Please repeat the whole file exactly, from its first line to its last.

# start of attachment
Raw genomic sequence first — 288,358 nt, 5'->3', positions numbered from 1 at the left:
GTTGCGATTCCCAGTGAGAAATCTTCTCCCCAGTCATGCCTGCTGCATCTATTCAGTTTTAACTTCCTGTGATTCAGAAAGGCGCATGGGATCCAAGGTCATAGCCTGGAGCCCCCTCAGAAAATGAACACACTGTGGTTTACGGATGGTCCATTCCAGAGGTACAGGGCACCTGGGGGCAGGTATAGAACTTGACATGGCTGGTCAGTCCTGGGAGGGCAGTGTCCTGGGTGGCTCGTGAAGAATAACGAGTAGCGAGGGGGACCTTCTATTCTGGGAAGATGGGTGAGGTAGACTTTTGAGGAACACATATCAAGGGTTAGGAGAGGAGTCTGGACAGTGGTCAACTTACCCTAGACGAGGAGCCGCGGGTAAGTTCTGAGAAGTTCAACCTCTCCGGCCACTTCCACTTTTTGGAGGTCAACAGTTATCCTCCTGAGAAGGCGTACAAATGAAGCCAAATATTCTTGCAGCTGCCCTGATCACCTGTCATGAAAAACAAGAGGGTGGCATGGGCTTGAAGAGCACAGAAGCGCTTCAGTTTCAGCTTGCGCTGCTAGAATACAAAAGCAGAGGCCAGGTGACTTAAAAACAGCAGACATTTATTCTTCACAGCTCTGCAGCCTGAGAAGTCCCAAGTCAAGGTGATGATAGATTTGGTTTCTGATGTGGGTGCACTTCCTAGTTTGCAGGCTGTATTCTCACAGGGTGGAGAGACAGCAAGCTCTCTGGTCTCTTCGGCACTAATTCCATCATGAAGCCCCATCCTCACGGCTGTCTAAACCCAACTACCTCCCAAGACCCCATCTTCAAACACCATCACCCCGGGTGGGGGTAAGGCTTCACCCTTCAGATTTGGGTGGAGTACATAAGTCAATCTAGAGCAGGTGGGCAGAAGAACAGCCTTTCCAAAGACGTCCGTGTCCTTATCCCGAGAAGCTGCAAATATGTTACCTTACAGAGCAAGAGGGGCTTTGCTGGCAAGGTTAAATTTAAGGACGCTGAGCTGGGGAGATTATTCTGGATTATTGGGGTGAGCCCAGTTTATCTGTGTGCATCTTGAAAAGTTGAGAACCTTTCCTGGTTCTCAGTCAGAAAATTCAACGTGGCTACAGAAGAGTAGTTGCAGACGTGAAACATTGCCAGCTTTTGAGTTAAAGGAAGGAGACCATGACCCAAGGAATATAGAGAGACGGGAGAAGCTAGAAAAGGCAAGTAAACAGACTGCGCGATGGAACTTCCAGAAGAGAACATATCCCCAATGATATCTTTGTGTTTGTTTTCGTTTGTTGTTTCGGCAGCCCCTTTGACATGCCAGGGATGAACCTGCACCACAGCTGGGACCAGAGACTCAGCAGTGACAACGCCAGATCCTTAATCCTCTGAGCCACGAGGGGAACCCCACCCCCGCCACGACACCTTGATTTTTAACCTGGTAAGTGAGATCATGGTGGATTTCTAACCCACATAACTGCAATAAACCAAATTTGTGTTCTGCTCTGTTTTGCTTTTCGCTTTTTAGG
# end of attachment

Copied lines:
Raw genomic sequence first — 288,358 nt, 5'->3', positions numbered from 1 at the left:
GTTGCGATTCCCAGTGAGAAATCTTCTCCCCAGTCATGCCTGCTGCATCTATTCAGTTTTAACTTCCTGTGATTCAGAAAGGCGCATGGGATCCAAGGTCATAGCCTGGAGCCCCCTCAGAAAATGAACACACTGTGGTTTACGGATGGTCCATTCCAGAGGTACAGGGCACCTGGGGGCAGGTATAGAACTTGACATGGCTGGTCAGTCCTGGGAGGGCAGTGTCCTGGGTGGCTCGTGAAGAATAACGAGTAGCGAGGGGGACCTTCTATTCTGGGAAGATGGGTGAGGTAGACTTTTGAGGAACACATATCAAGGGTTAGGAGAGGAGTCTGGACAGTGGTCAACTTACCCTAGACGAGGAGCCGCGGGTAAGTTCTGAGAAGTTCAACCTCTCCGGCCACTTCCACTTTTTGGAGGTCAACAGTTATCCTCCTGAGAAGGCGTACAAATGAAGCCAAATATTCTTGCAGCTGCCCTGATCACCTGTCATGAAAAACAAGAGGGTGGCATGGGCTTGAAGAGCACAGAAGCGCTTCAGTTTCAGCTTGCGCTGCTAGAATACAAAAGCAGAGGCCAGGTGACTTAAAAACAGCAGACATTTATTCTTCACAGCTCTGCAGCCTGAGAAGTCCCAAGTCAAGGTGATGATAGATTTGGTTTCTGATGTGGGTGCACTTCCTAGTTTGCAGGCTGTATTCTCACAGGGTGGAGAGACAGCAAGCTCTCTGGTCTCTTCGGCACTAATTCCATCATGAAGCCCCATCCTCACGGCTGTCTAAACCCAACTACCTCCCAAGACCCCATCTTCAAACACCATCACCCCGGGTGGGGGTAAGGCTTCACCCTTCAGATTTGGGTGGAGTACATAAGTCAATCTAGAGCAGGTGGGCAGAAGAACAGCCTTTCCAAAGACGTCCGTGTCCTTATCCCGAGAAGCTGCAAATATGTTACCTTACAGAGCAAGAGGGGCTTTGCTGGCAAGGTTAAATTTAAGGACGCTGAGCTGGGGAGATTATTCTGGATTATTGGGGTGAGCCCAGTTTATCTGTGTGCATCTTGAAAAGTTGAGAACCTTTCCTGGTTCTCAGTCAGAAAATTCAACGTGGCTACAGAAGAGTAGTTGCAGACGTGAAACATTGCCAGCTTTTGAGTTAAAGGAAGGAGACCATGACCCAAGGAATATAGAGAGACGGGAGAAGCTAGAAAAGGCAAGTAAACAGACTGCGCGATGGAACTTCCAGAAGAGAACATATCCCCAATGATATCTTTGTGTTTGTTTTCGTTTGTTGTTTCGGCAGCCCCTTTGACATGCCAGGGATGAACCTGCACCACAGCTGGGACCAGAGACTCAGCAGTGACAACGCCAGATCCTTAATCCTCTGAGCCACGAGGGGAACCCCACCCCCGCCACGACACCTTGATTTTTAACCTGGTAAGTGAGATCATGGTGGATTTCTAACCCACATAACTGCAATAAACCAAATTTGTGTTCTGCTCTGTTTTGCTTTTCGCTTTTTAGG